Drunk on Hemmingway, modern art and Woody Allen, an artist goes nosing around yesterday's art havens in Paris
Inspired Madness: Comedy is a communal hug – a “jaadu ki jhappi” as Raju Hirani’s Munnabhai would have it – that Bollywood has churned out in the best and bleakest of times.
Alongside escapist fare, Bollywood has had a great parallel tradition of poetic realism, stories of social issues and locating heroism in ordinary lives, led by Bimal Roy and V Shantaram.
It will do well for readers to remember that Bollywood’s forte is pulp thrillers with chartbuster music, unlike Hollywood that has over the years perfected the brain-twisting, genre-bending capers.
Literature may or may not need films, but films undoubtedly need literature for its creative growth and sustenance but mostly, to access material that’s inaccessible in cinema.
Led by Shyam Benegal, Mani Kaul, Govind Nihalani and Saeed Mirza, Hindi parallel cinema advocated uncompromising realism. Its influence can still be felt on contemporary filmmakers.
The gangster isn’t as fashionable as he used to be. (“Abhi politician sab se bada bhai hai,” says a character in Satya). By 9/11, terrorism had replaced mafia as cinema’s favourite subject.
90s, they say, was lousy. Just when all hopes were lost, thanks to the emergence of a new breed of indie players, Bollywood veered towards a seismic shift whose legacy shapes it even today.
Some movies are more entertaining when you are drunk. Ask a connoisseur of camp, and he will confirm that trashy films can be a source of pure and totally unforeseen fun.
Most Bollywood films are “romances” unless otherwise specified. That self-explanatory disclaimer says everything that you need to know about Hindi films.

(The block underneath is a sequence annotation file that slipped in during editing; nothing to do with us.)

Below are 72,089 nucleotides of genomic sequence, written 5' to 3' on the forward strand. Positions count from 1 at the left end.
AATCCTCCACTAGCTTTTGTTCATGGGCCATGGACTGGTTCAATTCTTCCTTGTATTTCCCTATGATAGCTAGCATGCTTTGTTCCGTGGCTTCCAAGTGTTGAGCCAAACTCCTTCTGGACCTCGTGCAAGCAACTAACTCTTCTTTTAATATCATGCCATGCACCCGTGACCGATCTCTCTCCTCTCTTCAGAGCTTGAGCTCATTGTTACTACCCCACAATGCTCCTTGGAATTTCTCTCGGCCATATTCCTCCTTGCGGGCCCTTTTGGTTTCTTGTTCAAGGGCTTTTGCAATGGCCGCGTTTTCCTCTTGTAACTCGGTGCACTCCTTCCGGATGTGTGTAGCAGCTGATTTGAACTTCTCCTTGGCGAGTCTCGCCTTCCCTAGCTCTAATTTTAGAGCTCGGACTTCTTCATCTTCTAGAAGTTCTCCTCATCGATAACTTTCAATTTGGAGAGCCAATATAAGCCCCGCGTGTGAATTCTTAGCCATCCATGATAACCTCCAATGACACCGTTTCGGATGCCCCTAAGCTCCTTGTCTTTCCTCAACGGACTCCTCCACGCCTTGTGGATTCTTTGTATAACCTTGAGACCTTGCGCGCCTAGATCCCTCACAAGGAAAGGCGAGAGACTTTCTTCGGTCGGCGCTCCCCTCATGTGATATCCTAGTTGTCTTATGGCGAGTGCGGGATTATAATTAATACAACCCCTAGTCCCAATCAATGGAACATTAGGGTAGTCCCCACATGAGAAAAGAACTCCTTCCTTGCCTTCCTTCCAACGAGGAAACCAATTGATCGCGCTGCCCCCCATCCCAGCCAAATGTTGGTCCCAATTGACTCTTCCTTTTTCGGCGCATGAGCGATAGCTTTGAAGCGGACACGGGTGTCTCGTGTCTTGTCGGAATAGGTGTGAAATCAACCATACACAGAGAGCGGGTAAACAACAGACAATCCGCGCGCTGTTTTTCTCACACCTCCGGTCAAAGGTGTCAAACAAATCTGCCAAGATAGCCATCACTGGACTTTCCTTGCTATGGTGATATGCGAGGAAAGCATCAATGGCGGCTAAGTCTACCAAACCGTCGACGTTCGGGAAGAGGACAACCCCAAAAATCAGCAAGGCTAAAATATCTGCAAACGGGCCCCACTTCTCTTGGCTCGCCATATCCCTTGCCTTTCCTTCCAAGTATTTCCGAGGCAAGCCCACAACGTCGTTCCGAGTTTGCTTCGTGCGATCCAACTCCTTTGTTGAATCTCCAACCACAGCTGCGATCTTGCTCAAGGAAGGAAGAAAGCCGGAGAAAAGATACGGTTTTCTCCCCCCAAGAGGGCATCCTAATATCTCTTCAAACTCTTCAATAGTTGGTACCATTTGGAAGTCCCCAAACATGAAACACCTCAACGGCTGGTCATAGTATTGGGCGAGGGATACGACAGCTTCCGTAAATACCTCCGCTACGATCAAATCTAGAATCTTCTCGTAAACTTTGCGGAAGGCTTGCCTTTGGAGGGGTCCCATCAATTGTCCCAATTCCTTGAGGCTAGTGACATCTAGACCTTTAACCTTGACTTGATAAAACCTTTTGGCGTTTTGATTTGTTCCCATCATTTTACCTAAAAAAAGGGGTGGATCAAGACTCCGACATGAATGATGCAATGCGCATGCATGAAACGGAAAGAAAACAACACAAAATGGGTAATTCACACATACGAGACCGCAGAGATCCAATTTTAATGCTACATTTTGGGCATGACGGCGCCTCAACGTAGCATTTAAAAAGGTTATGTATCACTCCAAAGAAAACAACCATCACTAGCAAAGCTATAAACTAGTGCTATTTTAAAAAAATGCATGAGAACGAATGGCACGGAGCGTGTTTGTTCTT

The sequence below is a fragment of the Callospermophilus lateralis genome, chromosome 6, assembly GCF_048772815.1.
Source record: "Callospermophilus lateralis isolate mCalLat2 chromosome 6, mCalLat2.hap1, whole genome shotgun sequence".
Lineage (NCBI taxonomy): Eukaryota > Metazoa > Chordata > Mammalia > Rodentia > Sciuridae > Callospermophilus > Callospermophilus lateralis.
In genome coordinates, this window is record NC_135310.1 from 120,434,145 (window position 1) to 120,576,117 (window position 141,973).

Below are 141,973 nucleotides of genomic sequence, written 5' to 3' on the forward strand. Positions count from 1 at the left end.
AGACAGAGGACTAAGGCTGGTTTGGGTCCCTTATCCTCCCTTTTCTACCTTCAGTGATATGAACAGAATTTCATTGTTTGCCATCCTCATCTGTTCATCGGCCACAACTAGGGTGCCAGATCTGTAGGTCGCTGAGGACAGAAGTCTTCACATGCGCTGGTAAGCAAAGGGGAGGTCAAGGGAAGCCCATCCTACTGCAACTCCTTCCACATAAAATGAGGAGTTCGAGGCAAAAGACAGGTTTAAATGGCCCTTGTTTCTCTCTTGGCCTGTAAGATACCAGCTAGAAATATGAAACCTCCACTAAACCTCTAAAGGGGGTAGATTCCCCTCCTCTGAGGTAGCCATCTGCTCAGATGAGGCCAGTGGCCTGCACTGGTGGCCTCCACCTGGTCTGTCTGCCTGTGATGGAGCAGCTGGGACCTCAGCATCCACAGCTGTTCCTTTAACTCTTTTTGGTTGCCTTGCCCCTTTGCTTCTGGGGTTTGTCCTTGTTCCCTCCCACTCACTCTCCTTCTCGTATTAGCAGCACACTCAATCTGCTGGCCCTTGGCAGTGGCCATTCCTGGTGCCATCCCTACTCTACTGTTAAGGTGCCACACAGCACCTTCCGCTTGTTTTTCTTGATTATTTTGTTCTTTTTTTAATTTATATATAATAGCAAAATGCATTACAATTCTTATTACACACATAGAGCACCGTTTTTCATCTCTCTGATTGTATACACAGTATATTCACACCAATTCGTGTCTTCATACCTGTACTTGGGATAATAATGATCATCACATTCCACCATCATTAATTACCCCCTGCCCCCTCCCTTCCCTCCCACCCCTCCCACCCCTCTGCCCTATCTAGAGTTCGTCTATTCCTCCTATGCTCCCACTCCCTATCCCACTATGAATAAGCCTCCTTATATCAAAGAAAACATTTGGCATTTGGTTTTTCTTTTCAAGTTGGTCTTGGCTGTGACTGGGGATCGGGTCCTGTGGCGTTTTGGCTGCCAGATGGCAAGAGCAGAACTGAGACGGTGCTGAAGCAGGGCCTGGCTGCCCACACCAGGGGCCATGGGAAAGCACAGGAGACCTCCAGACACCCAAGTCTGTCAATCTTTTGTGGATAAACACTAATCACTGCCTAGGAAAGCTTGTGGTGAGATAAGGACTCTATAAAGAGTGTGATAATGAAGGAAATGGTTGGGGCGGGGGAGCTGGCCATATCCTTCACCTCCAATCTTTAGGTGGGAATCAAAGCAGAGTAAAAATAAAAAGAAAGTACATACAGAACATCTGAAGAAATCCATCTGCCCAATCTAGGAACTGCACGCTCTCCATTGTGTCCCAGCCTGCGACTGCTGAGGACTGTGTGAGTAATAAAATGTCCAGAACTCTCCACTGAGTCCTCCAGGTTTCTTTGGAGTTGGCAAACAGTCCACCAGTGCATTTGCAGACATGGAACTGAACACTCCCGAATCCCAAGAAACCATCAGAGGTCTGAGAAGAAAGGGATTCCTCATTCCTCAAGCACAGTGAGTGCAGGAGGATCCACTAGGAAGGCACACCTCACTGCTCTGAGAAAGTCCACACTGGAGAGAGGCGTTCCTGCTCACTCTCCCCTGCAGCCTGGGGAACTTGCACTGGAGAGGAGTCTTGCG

Time, as they say, is a good judge of whether a work of art is great or not. Indeed, Mughal-E-Azam, Guide, Shree 420 and plenty others have stood the test of time.
Vishal Bhardwaj on the influence of William Shakespeare and Gulzar on his filmography. He also revisits Maqbool and Haider besides talking about other world cinema classics.
Kamal Swaroop's Om-Dar-Ba-Dar is an underground cult outside the ambit of anything that Hindi cinema has ever seen. It has been variously described by fanboys as 'avant-garde', 'surrealistic' and 'absurdist.'
Sriram Raghavan knows how to pump out thrilling capers, with their delicious pulpy flavour very much intact. In a video chat with us, the director of Andhadhun revisits his films and also shares his influences.
Rakeysh Omprakash Mehra is a Delhi boy. Here he talks about the Capital, his influences and his key film, Rang De Basanti that gave birth to the fashionable candle marches.